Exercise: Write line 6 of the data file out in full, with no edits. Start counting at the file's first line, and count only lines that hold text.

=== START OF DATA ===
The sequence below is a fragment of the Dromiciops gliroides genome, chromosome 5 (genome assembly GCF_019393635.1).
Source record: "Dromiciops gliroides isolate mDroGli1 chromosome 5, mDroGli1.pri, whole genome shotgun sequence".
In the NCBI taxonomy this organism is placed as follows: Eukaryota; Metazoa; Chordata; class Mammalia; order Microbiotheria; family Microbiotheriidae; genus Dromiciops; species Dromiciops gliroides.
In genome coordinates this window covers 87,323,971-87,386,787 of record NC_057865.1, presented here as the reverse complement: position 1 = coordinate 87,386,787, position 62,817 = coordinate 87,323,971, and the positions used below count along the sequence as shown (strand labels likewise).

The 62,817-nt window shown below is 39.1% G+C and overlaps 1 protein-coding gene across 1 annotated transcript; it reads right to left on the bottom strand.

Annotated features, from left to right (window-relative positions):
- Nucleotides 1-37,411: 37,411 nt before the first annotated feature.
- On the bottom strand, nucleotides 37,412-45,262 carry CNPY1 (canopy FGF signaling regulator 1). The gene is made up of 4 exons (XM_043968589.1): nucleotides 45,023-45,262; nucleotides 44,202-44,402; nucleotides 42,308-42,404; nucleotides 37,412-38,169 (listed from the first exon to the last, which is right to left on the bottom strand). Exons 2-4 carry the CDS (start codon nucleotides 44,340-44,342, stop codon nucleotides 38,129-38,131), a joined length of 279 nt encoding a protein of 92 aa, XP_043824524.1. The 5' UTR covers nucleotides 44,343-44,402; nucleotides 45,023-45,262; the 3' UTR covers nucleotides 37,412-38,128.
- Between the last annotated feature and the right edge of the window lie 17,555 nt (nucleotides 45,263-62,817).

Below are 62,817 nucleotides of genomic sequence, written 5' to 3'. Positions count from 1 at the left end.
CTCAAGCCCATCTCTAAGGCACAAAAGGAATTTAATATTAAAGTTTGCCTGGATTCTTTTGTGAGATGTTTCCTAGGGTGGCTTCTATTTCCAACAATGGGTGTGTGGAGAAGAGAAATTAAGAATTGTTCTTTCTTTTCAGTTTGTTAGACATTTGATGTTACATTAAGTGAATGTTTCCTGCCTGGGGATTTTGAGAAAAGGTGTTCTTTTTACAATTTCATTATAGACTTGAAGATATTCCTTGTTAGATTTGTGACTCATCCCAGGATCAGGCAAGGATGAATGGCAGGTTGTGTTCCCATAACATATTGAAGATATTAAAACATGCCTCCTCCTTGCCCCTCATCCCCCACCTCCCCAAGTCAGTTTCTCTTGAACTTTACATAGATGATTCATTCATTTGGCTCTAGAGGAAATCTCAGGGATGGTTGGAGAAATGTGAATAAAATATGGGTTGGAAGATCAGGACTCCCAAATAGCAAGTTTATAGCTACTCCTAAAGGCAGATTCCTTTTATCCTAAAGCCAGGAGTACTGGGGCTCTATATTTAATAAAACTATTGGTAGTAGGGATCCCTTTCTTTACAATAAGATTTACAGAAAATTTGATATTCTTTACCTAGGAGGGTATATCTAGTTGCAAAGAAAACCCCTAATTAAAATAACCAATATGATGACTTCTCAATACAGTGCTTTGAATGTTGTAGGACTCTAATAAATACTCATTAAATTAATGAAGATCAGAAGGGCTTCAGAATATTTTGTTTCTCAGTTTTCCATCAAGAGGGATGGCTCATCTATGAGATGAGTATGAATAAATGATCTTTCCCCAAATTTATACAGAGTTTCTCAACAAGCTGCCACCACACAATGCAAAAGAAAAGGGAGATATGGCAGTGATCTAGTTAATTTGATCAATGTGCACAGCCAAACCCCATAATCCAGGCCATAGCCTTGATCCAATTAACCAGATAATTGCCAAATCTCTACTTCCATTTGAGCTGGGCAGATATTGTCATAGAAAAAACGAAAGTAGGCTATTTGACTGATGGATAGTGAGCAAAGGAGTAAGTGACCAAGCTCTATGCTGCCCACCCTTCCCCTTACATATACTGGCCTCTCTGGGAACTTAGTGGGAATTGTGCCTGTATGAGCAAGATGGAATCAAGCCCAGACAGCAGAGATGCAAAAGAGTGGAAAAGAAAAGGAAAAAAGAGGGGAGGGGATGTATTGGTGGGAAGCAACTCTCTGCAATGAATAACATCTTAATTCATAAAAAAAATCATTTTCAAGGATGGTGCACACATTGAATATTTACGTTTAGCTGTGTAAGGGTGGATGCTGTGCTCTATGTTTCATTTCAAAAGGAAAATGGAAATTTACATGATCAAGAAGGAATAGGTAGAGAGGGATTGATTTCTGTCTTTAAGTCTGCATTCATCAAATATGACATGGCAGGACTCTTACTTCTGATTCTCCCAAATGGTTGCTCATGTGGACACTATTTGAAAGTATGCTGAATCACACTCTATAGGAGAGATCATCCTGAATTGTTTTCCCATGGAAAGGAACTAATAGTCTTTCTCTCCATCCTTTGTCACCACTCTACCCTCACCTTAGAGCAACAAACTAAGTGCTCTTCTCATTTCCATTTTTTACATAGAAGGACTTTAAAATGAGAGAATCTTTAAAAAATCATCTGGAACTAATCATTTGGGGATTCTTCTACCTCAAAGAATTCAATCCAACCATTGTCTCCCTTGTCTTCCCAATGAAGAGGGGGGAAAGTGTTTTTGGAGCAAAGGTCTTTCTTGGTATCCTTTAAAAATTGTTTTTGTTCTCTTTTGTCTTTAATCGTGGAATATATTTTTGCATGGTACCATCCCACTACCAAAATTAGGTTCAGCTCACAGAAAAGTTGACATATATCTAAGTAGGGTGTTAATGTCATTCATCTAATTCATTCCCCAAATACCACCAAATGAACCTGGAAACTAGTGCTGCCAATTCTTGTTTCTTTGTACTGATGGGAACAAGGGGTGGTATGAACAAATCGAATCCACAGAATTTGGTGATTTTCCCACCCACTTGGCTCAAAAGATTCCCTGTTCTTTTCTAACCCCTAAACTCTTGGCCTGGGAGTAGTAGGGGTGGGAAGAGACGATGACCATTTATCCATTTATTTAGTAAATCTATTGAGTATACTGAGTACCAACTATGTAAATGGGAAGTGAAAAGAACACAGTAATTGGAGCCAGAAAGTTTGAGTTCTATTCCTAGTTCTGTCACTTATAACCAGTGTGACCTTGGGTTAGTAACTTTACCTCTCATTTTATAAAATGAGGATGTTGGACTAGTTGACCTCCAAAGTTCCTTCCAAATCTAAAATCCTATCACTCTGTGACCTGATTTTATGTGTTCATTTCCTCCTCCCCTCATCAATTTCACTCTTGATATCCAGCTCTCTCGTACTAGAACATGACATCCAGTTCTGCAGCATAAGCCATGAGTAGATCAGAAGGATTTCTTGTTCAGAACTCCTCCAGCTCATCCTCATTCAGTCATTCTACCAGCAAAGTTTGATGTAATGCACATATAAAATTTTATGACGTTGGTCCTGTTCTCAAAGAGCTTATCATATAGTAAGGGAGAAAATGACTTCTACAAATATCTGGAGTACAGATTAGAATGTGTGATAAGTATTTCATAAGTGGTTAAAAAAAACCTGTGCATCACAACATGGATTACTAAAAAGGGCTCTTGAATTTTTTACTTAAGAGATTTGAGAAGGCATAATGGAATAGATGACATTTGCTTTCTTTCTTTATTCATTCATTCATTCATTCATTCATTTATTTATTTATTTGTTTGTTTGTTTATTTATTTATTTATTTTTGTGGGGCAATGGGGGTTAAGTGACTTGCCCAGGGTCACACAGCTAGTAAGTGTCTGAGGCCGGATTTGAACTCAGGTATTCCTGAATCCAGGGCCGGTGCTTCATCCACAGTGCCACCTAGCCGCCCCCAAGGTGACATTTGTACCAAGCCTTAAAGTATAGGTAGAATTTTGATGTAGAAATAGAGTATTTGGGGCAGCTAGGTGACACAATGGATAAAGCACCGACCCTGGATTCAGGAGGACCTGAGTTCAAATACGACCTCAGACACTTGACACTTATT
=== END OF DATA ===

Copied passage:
Annotated features, from left to right (window-relative positions):